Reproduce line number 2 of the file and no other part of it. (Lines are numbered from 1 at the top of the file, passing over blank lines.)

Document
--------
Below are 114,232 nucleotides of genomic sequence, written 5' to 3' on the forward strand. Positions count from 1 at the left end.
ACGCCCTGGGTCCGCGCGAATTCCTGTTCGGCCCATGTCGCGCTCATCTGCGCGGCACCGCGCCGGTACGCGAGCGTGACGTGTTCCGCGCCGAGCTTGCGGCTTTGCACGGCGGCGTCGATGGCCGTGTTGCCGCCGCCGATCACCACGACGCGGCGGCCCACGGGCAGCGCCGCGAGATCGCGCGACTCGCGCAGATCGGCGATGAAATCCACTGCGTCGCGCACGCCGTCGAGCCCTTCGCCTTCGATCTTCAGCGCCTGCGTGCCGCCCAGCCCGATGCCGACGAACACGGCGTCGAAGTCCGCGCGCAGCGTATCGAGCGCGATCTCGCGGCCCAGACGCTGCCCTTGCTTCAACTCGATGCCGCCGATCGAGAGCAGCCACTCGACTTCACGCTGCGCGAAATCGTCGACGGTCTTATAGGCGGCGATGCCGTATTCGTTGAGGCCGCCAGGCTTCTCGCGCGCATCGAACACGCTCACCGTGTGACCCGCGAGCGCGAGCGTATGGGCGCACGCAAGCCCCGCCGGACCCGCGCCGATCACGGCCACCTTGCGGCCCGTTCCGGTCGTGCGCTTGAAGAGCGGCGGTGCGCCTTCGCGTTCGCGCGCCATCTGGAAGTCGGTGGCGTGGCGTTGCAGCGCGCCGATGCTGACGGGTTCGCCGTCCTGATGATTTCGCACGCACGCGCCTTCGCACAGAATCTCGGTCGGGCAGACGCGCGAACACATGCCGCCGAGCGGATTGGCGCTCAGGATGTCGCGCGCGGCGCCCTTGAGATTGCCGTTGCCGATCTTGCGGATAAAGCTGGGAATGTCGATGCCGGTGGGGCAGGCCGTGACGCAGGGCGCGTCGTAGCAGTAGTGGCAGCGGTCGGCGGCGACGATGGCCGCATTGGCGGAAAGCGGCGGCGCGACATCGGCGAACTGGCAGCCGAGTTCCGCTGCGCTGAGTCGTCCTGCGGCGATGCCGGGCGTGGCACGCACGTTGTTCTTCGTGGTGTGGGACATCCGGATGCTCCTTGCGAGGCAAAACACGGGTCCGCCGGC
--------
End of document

ACGCCCTGGGTCCGCGCGAATTCCTGTTCGGCCCATGTCGCGCTCATCTGCGCGGCACCGCGCCGGTACGCGAGCGTGACGTGTTCCGCGCCGAGCTTGCGGCTTTGCACGGCGGCGTCGATGGCCGTGTTGCCGCCGCCGATCACCACGACGCGGCGGCCCACGGGCAGCGCCGCGAGATCGCGCGACTCGCGCAGATCGGCGATGAAATCCACTGCGTCGCGCACGCCGTCGAGCCCTTCGCCTTCGATCTTCAGCGCCTGCGTGCCGCCCAGCCCGATGCCGACGAACACGGCGTCGAAGTCCGCGCGCAGCGTATCGAGCGCGATCTCGCGGCCCAGACGCTGCCCTTGCTTCAACTCGATGCCGCCGATCGAGAGCAGCCACTCGACTTCACGCTGCGCGAAATCGTCGACGGTCTTATAGGCGGCGATGCCGTATTCGTTGAGGCCGCCAGGCTTCTCGCGCGCATCGAACACGCTCACCGTGTGACCCGCGAGCGCGAGCGTATGGGCGCACGCAAGCCCCGCCGGACCCGCGCCGATCACGGCCACCTTGCGGCCCGTTCCGGTCGTGCGCTTGAAGAGCGGCGGTGCGCCTTCGCGTTCGCGCGCCATCTGGAAGTCGGTGGCGTGGCGTTGCAGCGCGCCGATGCTGACGGGTTCGCCGTCCTGATGATTTCGCACGCACGCGCCTTCGCACAGAATCTCGGTCGGGCAGACGCGCGAACACATGCCGCCGAGCGGATTGGCGCTCAGGATGTCGCGCGCGGCGCCCTTGAGATTGCCGTTGCCGATCTTGCGGATAAAGCTGGGAATGTCGATGCCGGTGGGGCAGGCCGTGACGCAGGGCGCGTCGTAGCAGTAGTGGCAGCGGTCGGCGGCGACGATGGCCGCATTGGCGGAAAGCGGCGGCGCGACATCGGCGAACTGGCAGCCGAGTTCCGCTGCGCTGAGTCGTCCTGCGGCGATGCCGGGCGTGGCACGCACGTTGTTCTTCGTGGTGTGGGACATCCGGATGCTCCTTGCGAGGCAAAACACGGGTCCGCCGGC